Posted in Appetizers, Chicken, Dinner, Food, Recipes | Tagged , , | 3 Comments

Snow Geese “Pastrami”

Guess what phone took this photo

Guess what phone took this photo

Our hunting friend asked if we had any use for snow geese since he had a bunch. He made sure to warn us that it is a really gamey hard to cook meat. The only response to free fresh meat is and should always be yes.

Oh and snow geese is delectable.

This recipe requires brining and smoking.

Snow Geese Pastrami

  • 6-8 snow geese breasts still on the bone skin removed

for brine

  • 8 cups water
  • 1/2 cup kosher sea salt
  • 1/4 cup brown sugar
  • 1/2 bunch parsley
  • 1/2 bunch cilantro
  • 2 cloves garlic smashed
  • 1/2 onion roughly chopped
  • 1/4 cup cider vinegar
  • 2 dried chili de arbols

for spice rub

  • 1 tsp black peppercorns
  • 1 tbsp coriander seed
  • 1 tbsp sesame seeds

Wash breasts and pat dry. Place all brine ingredients in a stock pot, bring to a boil and then simmer for 15 minutes. Remove from heat and cool completely. Add breasts to solution, submerge and brine in refrigerator for 1 hour per total pounds up to four hours. Remove from brine, shake excess off and place on a drying rack back in refrigerator for 24 hours. Grind spice mix and rub generously into meat. Start smoker and smoke with apple or pecan wood. Remove when done and slice from breast bone, then slice into thin strips. serve with a horseradish cream sauce.

Posted in Appetizers, Dinner, Food, Recipes | Tagged , , , , , | 1 Comment

Tomatillo and Chili Pepper Stewed Venison Shoulder

That is a meaty taco

That is a meaty taco

This is a great way to use a venison shoulder. The meat can be used as filling for tacos, burritos, tamales or on top of a sandwich.

Venison Shoulder in a Tomatillo Chili Pepper Sauce

  • 2-3 lb venison shoulder
  • 2 dried ancho chilis stems removed
  • 4 dried chili de arbols stems removed
  • 28 ounce can tomatillos drained
  • 1 lime
  • 1 large onion diced fine
  • 1 green pepper diced medium
  • 4 cups chicken stock
  • 1 bunch cilantro
  • 2 tbsp bacon fat

Soak dried peppers in 2 cups boiling water until soft. In a blender place 1/2 the cilantro, tomatillos, lime juice, lime zest, peppers and water and blend until smooth. In a large stock pot heat fat until sizzling and sear shoulder on all sides. Remove meat to a plate and add onion to pan. Turn heat to low and saute until golden then add green pepper and saute until soft. Add chicken stock, turn heat to medium and de glaze pan. Add tomatillo sauce and bring to a boil then turn down to a simmer, add meat and cook on low partially covered until meat falls off bone, about 2 hours. Remove pan from heat. Remove meat and shred by hand then add back to sauce and bring back to a simmer. Cook until thick and season with salt, pepper and more cilantro.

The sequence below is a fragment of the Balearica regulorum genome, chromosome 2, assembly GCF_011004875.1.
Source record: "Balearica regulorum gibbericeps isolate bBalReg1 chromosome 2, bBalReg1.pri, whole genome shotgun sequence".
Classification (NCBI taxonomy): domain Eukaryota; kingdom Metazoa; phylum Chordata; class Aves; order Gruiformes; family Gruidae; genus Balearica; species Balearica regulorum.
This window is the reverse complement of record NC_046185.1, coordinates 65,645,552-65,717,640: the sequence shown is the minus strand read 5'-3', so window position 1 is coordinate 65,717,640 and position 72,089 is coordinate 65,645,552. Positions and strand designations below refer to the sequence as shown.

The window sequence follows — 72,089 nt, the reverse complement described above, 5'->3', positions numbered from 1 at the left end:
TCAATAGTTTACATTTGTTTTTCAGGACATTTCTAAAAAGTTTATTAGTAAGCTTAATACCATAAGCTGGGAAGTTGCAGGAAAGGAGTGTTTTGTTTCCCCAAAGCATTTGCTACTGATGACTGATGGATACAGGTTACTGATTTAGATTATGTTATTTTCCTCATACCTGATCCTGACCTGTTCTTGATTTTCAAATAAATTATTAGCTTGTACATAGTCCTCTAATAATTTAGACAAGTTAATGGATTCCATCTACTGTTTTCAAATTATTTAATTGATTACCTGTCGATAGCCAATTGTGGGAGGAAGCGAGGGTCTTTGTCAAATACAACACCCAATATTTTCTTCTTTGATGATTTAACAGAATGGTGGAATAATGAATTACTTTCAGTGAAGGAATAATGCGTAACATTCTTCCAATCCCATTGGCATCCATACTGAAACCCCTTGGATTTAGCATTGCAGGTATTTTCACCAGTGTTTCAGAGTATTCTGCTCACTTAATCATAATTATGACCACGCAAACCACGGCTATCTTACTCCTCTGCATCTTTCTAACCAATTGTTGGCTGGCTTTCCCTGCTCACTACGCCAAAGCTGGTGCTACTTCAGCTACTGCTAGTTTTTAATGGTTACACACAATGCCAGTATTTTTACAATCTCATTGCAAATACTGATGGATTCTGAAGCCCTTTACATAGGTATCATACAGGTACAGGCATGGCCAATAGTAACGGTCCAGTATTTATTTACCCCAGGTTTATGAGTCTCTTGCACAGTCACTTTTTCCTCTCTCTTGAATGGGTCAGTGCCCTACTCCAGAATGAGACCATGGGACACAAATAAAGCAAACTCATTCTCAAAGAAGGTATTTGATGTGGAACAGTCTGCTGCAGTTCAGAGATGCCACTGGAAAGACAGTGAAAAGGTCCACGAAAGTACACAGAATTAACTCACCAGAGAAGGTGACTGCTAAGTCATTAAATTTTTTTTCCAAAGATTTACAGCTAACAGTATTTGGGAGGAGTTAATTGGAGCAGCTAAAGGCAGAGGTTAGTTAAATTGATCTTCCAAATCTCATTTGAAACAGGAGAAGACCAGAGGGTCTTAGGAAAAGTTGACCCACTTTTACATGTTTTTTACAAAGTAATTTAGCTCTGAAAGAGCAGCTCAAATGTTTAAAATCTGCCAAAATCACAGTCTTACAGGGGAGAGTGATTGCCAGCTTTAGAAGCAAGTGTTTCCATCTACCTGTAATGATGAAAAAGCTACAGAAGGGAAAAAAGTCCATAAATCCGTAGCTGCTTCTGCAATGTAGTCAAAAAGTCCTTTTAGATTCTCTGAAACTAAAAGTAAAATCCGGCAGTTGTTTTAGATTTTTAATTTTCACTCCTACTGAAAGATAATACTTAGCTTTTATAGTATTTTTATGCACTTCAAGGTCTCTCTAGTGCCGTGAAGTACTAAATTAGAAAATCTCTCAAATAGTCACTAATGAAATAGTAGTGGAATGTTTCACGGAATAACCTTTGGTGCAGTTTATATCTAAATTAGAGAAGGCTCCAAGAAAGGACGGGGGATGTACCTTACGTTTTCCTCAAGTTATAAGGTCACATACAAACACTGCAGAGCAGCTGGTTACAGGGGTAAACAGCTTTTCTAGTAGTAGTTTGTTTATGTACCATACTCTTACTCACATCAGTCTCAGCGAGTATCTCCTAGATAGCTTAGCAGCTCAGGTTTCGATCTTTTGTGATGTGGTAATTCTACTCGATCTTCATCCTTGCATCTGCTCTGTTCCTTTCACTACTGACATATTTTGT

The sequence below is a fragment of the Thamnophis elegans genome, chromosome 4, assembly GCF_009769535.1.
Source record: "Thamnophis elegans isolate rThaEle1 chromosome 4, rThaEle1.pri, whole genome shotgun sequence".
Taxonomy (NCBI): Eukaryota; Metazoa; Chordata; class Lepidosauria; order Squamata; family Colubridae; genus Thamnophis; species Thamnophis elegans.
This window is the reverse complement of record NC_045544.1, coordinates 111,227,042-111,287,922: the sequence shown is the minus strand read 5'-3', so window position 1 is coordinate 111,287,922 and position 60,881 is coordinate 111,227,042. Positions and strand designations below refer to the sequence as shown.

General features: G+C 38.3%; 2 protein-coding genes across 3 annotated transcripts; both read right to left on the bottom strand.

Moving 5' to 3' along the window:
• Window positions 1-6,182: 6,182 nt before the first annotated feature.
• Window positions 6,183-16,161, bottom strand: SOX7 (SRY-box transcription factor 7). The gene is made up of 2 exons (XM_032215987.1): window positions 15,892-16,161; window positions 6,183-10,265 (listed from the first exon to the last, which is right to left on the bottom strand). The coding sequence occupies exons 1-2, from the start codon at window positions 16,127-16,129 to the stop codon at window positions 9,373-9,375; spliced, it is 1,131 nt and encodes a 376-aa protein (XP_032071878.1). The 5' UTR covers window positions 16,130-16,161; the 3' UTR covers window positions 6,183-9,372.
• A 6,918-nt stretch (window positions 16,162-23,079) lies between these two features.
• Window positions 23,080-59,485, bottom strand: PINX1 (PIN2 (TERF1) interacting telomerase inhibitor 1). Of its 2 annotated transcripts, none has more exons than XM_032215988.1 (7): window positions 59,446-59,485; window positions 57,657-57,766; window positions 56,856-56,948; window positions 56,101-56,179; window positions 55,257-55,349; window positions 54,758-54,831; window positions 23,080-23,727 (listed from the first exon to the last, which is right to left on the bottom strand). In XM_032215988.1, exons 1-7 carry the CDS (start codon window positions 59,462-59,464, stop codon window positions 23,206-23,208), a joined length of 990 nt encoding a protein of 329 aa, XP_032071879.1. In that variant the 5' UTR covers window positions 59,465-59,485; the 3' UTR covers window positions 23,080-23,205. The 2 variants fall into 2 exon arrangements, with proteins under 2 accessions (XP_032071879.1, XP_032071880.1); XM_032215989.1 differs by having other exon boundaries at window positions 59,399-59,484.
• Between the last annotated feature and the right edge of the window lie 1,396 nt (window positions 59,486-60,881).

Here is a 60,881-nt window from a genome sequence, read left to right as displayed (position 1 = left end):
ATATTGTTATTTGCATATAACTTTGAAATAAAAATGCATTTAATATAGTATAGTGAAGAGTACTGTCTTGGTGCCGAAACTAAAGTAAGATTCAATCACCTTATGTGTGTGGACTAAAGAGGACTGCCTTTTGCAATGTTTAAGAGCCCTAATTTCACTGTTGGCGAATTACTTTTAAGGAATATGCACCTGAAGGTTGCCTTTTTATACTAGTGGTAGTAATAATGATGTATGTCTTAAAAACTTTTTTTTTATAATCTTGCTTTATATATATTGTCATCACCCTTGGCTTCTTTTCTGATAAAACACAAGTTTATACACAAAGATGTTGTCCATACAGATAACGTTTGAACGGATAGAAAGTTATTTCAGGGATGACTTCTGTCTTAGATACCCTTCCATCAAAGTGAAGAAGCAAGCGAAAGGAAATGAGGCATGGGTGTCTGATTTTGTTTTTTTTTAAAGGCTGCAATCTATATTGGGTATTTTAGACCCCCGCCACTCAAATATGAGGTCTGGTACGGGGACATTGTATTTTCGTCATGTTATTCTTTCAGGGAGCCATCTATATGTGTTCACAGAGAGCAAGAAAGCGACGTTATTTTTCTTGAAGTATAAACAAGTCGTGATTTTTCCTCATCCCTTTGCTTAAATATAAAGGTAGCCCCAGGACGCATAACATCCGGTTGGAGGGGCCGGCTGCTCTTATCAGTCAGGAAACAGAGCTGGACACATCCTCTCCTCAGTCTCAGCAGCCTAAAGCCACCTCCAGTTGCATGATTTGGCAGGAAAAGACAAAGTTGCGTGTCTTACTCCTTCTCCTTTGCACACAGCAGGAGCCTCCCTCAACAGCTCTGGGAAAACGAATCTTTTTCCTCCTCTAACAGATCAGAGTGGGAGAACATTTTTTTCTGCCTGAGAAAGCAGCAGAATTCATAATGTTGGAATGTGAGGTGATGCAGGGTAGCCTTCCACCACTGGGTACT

Posted in Dinner, Food, Mexican, Recipes | Tagged , , , | 2 Comments

Sweet Potato Tatties

I know they are not authentic tatties

I know they are not authentic tatties

So this is what happens when you forget to buy potatoes but have a mess of sweet potatoes still around from last year’s harvest. The final result was actually very good and the sweeter flavor of the yams and molasses went very well with the rest of a traditional Irish breakfast. For the standard tattie recipe go here.

We’re still having fun trying out our new camera phone. To read a more thorough review of the Samsung Galaxy S7 Edge go here.

Sweet Potato Tatties

  • 1 lb sweet potato baked
  • 1 tbsp molasses
  • 1/2 tsp cinnamon
  • 2 tbsp melted butter
  • 3/4-1 cup flour

Remove skins from cooked potatoes and mash with butter, molasses and cinnamon. Slowly add flour until a rough dough forms. Heavily flour the counter and roll dough out to 1/8″ thick. Cut into squares and fry in butter until browned on both sides. Serve hot. Cooked tatties will keep in the refrigerator for at least a week and in the freezer for ever. Toss them in a toaster to rewarm them.

Posted in Breakfast, Food, Sides, vegetarian | Tagged , , | 5 Comments

The Irish Flag

Yeah this is another shot from the S7 I am feeling a little blatant.

Yeah this is another shot from the S7 I am feeling a little blatant.

So we missed St. Patricks Day this year and as punishment forced ourselves to drink one of these. Then we forced ourselves to do three more.

We’re still having fun trying out our new camera phone. To read a more thorough review of the Samsung Galaxy S7 Edge go here.

Irish Flag Shot

Equal parts Creme de Menthe, Irish Cream, and Grand Marnier layered in that order carefully in a 2 ounce shot glass. Pour each liquor slowly over the back of a spoon to keep the liquors from mixing.

Posted in Spirits | Tagged , , , | 3 Comments